DID you read my posts on Continental lagers in little green bottles a few days ago? Bavaria Holland Beer, Carlsberg, Heineken Imported and Beck’s Imported were all dull and about average. But, there were some gaping holes in my roundup. Specifically, a Grolsch and Carlsberg Export shaped holes. Righting that wrong, I’m delighted to have here bottles of each. Check back tomorrow for imported Grolsch, because today, I’m opening a bottle of Carlsberg Export. Will it be stronger and less bland than the domestic version? I sure hope so.
The bottle itself is identical. It’s the fetching silver labels that give it that “premium” look. A big improvement in looks at least.
There’s no back label again, so the neck is where to look for the details.
The most prominent thing on the front of the neck label is a piece of good news. This bottle of beer is 5%. Nothing that special when you remember that nearly every European lager out there is also 5%. But a welcome improvement in the woeful 3.8% of its domestic cousin.
The bit above the alcoholic volume isn’t bad either. It has all the familiar branding and details neatly placed on top of each other. The big “C” logo, picture of a crown, the “Carlsberg” and “Export” logos are all there reminding you of which heavily marketed brand of beer this is. The year 1847 is on there too, as are the immortal words “Premium Lager”.
The barcode side of the neck label has a few details. Details I think would be best placed together with the other details. But for some reason, they are orphaned by themselves out here.
Most prominent is the all important bottle capacity. This one is the less-common, but not unusual 275 millilitre size. And the ingredients are given as “water, malted barley, hops, carbon dioxide”. Dry facts, but they’ve included more than most others. Look for yourself how many willingly admit to water being the chief ingredient, and carbon dioxide having been pumped into it. You’ve got to admire the honesty.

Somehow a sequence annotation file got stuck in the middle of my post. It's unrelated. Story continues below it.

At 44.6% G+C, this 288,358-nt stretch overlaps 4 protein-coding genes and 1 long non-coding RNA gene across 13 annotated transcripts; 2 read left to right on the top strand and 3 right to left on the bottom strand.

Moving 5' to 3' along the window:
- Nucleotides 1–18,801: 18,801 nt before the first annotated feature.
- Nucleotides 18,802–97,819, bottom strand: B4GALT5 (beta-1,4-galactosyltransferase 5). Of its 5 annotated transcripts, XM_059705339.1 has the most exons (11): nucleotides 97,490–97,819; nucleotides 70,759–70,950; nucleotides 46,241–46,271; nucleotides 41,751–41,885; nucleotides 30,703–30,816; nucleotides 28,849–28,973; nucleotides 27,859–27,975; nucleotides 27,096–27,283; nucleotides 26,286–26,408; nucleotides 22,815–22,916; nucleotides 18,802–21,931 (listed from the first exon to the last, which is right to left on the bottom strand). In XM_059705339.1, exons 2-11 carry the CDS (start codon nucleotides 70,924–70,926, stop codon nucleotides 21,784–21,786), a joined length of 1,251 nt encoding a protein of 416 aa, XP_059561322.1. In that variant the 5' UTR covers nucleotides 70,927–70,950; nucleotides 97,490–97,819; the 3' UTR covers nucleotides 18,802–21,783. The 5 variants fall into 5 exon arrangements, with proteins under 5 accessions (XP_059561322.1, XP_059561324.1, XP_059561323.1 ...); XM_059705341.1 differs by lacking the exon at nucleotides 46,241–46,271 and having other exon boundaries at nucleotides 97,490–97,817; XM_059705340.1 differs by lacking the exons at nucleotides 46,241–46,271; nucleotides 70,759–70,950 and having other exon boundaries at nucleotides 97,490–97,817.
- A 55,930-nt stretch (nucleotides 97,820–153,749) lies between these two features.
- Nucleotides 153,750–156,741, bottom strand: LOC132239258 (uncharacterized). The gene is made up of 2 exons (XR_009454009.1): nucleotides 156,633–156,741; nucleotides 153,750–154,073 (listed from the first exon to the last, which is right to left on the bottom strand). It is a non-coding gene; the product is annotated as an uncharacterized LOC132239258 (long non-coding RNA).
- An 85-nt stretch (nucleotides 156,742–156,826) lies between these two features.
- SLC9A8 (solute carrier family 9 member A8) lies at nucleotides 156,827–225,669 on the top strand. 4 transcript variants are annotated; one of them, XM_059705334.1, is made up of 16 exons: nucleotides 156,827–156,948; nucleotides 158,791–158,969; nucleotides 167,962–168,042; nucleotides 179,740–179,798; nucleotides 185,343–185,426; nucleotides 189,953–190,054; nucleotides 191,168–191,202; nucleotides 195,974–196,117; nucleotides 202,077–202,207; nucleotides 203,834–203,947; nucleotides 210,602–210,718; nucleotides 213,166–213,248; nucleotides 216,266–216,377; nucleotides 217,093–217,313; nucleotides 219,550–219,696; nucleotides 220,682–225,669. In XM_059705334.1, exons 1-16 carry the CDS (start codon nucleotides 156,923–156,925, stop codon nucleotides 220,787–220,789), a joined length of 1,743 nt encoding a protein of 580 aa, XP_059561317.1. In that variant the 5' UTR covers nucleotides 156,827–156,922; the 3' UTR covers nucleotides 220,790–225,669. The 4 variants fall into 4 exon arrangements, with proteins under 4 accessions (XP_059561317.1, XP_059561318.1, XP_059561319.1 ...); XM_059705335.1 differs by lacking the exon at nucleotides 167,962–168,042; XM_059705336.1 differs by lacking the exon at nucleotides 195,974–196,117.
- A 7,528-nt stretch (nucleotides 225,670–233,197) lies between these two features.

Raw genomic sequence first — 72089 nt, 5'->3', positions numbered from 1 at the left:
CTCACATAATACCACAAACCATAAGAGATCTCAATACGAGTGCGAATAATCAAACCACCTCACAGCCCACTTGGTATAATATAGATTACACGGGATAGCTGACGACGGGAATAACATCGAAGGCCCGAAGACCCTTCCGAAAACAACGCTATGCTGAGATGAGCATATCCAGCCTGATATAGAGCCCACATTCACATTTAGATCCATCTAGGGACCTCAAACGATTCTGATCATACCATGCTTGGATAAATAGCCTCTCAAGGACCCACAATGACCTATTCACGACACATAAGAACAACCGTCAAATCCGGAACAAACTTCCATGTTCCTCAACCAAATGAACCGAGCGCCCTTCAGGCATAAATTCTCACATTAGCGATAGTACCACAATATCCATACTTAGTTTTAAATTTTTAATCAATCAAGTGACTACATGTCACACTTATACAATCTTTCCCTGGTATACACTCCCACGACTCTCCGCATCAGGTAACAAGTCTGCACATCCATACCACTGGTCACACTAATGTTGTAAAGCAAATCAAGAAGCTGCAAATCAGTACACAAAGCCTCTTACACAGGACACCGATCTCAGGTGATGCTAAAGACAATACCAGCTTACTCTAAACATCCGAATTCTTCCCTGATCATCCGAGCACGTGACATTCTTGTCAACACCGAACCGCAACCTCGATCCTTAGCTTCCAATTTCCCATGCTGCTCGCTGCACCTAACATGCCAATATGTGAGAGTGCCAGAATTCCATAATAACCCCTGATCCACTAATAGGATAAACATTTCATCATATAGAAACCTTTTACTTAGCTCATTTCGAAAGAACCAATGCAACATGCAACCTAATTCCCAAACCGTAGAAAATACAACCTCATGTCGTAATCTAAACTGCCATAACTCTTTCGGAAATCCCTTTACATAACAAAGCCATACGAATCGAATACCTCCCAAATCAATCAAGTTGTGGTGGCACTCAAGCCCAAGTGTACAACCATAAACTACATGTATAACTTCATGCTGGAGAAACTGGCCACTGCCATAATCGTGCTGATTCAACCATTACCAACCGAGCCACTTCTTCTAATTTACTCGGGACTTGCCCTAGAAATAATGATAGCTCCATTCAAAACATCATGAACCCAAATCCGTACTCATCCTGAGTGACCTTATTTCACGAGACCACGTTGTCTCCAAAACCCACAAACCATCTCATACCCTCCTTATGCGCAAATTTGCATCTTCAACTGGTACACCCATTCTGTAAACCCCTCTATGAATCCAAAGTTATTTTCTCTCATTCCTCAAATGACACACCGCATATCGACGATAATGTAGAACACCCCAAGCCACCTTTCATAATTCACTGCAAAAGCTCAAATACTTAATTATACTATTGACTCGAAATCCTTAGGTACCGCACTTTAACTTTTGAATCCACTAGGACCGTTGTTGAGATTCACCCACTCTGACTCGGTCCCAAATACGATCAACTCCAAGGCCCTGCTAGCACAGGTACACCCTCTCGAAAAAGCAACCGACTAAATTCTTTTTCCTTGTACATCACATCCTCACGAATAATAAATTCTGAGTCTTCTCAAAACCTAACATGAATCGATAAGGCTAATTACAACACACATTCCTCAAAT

Over on the other side of the neck label, and there’s an alarming piece of small print.
That’s because, Carlsberg are being ambiguous about just how imported this lager is. The name Carlsberg Export means that this bottle has travelled all the way from Denmark, right? You’d expect so. So what then, are they doing writing “Brewed in the UK & Denmark”? Was it brewed whilst on the ferry from Copenhagen to Felixstowe? The address they give is “Carlsberg Breweries Copenhagen, Denmark”, but can it be trusted?
The consumer helpline number is a UK number. And the website address, www.carlsberg.co.uk is plainly a UK address. For the worried, you need not worry about the number of units of alcohol, because this bottle has only 1.4 UK units.
The front label is unusually good looking. The roundels on Beck’s, Heineken and that weird Dutch Bavaria are utilitarian compared to this silver work of art.
Just look at it. The silver is eye catching and classy. The entire design is build around the big Carlsberg “C”. “1847 Premium Lager” does it’s bit to raise expectations. And in case you didn’t know, Carlsberg is “By Appointment To The Royal Danish Court”.
With no back label to whiter on about, it’s time to open the bottle and answer some questions. Does it taste as good as it look? Does it taste better than domestic Carlsberg? And is it any better than its rivals?
This lager is prone to frothy head. But a combination of patience and the laws of physics pertaining to surface tension ensured that this bottle went into my half-pint glass without too much argument. It looks quite good. The frothy head looks good. And pale yellow is good because it’s more opaque than its cheaper rivals. And it doesn’t look as fizzy.
The same can’t be said of the smell. I gave it a few good hard sniff and couldn’t detect much more than a faint blend of malted barley and hops. Better than many lagers, but not outstanding.
The taste is mildly bitter with a lightly lingering bitter aftertaste. The flavour is of a blend of malted barley and hops. Not almost invisible and not particularly strong.
There is plenty to like with Carlsberg Export. I like the softness of the flavours. The unpleasant ‘sharpness’ that causes me to loath most lagers is hard to find. The flavour it does have is neither so weak as to be a complete waste of time. Nor is it so strong as to be offensive. All of which makes Carlsberg Export is high-quality and drinkable lager beer.
This being a lager however, there are inevitably things I dislike. Calling a flavour “inoffensive” is never going to be a true compliment. Peter Mandelson is inoffensive, yet I hate him. And it’s a similar story with Carlsberg Export. You won’t necessarily hate how it tastes, but if you like good beer and ale, you won’t love it. In fact, you’ll have a hard time finding any discernable difference compared to its other green bottled rivals.
To sum up, Carlsberg Export is very good. For a lager. But again, it’s only a lager. If you enjoy this, you could buy any of its rivals and enjoy them equally as much. If I were shopping for lager, there are worse choices. This is a good example of what a quality lager should be like.
Have you tried Carlsberg Export? What did you think of it?
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